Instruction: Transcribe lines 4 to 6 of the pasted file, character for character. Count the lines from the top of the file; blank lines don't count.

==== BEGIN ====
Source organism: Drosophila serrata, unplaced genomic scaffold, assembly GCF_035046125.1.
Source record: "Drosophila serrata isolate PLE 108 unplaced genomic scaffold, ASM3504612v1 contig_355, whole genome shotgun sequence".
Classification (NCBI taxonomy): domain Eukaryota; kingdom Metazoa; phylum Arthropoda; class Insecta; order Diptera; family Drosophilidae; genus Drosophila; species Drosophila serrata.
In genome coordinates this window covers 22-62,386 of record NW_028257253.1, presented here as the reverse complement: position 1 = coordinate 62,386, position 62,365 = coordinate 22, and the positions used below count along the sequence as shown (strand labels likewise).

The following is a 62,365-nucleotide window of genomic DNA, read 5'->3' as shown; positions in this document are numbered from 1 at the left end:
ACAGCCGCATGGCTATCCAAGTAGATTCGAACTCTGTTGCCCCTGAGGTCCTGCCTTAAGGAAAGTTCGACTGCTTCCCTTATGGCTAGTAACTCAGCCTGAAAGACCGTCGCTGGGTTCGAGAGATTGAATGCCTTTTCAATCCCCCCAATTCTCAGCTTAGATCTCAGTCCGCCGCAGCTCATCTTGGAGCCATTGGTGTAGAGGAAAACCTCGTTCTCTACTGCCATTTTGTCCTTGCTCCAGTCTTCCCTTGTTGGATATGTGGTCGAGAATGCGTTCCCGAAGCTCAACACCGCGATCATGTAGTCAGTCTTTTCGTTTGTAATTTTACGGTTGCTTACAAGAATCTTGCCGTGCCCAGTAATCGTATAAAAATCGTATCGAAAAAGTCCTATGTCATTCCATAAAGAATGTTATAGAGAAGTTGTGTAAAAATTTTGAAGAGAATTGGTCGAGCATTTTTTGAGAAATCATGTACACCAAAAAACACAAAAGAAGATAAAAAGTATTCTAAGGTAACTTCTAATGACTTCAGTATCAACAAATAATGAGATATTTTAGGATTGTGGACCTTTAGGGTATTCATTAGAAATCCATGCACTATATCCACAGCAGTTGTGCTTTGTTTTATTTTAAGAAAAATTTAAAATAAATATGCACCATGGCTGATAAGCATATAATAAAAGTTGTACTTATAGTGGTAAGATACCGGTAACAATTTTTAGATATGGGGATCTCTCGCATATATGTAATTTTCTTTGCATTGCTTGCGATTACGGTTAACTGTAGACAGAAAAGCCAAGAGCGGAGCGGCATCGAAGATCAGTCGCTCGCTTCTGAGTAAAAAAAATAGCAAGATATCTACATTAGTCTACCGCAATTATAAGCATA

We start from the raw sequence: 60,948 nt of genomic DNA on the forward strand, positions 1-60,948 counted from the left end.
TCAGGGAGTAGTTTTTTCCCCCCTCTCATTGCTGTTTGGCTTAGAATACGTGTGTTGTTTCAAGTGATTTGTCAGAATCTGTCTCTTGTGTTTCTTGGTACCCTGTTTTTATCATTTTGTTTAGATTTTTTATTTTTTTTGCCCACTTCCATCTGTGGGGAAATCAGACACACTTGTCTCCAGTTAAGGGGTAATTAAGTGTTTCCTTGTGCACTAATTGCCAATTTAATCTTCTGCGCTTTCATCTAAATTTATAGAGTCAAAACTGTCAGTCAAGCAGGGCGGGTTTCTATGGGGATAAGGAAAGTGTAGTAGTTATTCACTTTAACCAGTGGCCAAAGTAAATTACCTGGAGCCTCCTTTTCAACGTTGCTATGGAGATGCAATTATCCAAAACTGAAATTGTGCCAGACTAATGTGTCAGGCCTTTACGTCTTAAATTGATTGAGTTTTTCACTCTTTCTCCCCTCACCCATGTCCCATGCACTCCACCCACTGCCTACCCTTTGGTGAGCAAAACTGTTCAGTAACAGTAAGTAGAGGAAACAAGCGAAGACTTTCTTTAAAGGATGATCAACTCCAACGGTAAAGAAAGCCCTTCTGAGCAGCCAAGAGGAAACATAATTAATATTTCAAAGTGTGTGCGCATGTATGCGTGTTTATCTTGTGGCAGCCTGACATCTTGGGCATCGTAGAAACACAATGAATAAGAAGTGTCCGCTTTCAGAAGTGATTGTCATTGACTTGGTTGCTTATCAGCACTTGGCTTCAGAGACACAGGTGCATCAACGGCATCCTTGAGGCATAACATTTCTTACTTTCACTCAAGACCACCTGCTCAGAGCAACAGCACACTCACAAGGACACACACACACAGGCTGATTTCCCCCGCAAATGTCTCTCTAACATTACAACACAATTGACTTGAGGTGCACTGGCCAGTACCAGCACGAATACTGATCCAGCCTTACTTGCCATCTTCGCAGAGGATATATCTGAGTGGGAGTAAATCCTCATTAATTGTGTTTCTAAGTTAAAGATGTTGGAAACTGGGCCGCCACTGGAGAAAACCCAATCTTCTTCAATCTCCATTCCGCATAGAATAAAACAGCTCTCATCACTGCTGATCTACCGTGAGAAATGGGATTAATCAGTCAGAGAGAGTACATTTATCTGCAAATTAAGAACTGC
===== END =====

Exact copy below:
In genome coordinates this window covers 22-62,386 of record NW_028257253.1, presented here as the reverse complement: position 1 = coordinate 62,386, position 62,365 = coordinate 22, and the positions used below count along the sequence as shown (strand labels likewise).

The following is a 62,365-nucleotide window of genomic DNA, read 5'->3' as shown; positions in this document are numbered from 1 at the left end:
ACAGCCGCATGGCTATCCAAGTAGATTCGAACTCTGTTGCCCCTGAGGTCCTGCCTTAAGGAAAGTTCGACTGCTTCCCTTATGGCTAGTAACTCAGCCTGAAAGACCGTCGCTGGGTTCGAGAGATTGAATGCCTTTTCAATCCCCCCAATTCTCAGCTTAGATCTCAGTCCGCCGCAGCTCATCTTGGAGCCATTGGTGTAGAGGAAAACCTCGTTCTCTACTGCCATTTTGTCCTTGCTCCAGTCTTCCCTTGTTGGATATGTGGTCGAGAATGCGTTCCCGAAGCTCAACACCGCGATCATGTAGTCAGTCTTTTCGTTTGTAATTTTACGGTTGCTTACAAGAATCTTGCCGTGCCCAGTAATCGTATAAAAATCGTATCGAAAAAGTCCTATGTCATTCCATAAAGAATGTTATAGAGAAGTTGTGTAAAAATTTTGAAGAGAATTGGTCGAGCATTTTTTGAGAAATCATGTACACCAAAAAACACAAAAGAAGATAAAAAGTATTCTAAGGTAACTTCTAATGACTTCAGTATCAACAAATAATGAGATATTTTAGGATTGTGGACCTTTAGGGTATTCATTAGAAATCCATGCACTATATCCACAGCAGTTGTGCTTTGTTTTATTTTAAGAAAAATTTAAAATAAATATGCACCATGGCTGATAAGCATATAATAAAAGTTGTACTTATAGTGGTAAGATACCGGTAACAATTTTTAGATATGGGGATCTCTCGCATATATGTAATTTTCTTTGCATTGCTTGCGATTACGGTTAACTGTAGACAGAAAAGCCAAGAGCGGAGCGGCATCGAAGATCAGTCGCTCGCTTCTGAGTAAAAAAAATAGCAAGATATCTACATTAGTCTACCGCAATTATAAGCATA